Microbial Ecology Lab
Our group investigates the emerging self-organizing properties of microbial communities by combining multidisciplinary approaches such as mathematical modeling, stochastic simulations, and microfluidics experiments, with the aim of better understanding bacteria’s role in health and disease.
As humans we are not alone: inside our body we host trillions of microbes, our microbiome. The microbiome has a significant impact on human health and disease, as decades of scientific research have already proven. However, we still know very little details about how microbes interact with each other and with our cells, how they self-organize in communities, and what are the emerging properties of these communities – properties that may be fundamental to explain the microbiome’s role in our body.
Main research areas
Linking cell biology and ecology
Bacteria often live within large communities composed of thousands of different cells of either identical or different genotypes. Ecology historically has focused on describing community dynamics, while cell biology has mainly focused on single-cell behavior. We want to know more about whether and how single-cell behavior and cell-cell interactions scale up in shaping community behaviors. We are doing it using a simplified synthetic bacteria consortium that recapitulates entangle growth, high resolution microscopy and microfluidics devices.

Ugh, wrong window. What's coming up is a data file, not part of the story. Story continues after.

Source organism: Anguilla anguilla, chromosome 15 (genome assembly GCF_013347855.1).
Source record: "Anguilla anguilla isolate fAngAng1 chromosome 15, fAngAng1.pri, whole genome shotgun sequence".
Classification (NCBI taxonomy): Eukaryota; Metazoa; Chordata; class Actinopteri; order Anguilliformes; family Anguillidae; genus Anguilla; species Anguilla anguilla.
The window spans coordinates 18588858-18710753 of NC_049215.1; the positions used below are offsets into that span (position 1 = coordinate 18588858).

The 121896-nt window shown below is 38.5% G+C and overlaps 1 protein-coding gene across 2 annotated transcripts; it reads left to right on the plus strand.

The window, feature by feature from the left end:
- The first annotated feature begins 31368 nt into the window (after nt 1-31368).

Bacterial physiology and cell division control
Bacteria, such as Escherichia coli, follow general scaling laws which link population average growth rate with size and general rules for proteome allocation. The success of these laws increased our understanding of bacterial physiology and allowed us to design better antibiotic treatments. However, the theory and experiments are mainly focusing on steady environmental conditions, neglecting transient dynamics and interactions with other cells. Our lab aims to extend and experimentally validate these laws and the theories for proteome allocation to an ecological context and temporal variable environments.
Interactions across kingdoms
Bacteria not only interact with other bacteria but also with bacteriophages and fungi. Little is known about how these interactions shape the dynamics of a microbial community when it is exposed to antibiotic treatments. Our research aims to build model communities to understand how the interactions across kingdoms may affect antibiotic treatments.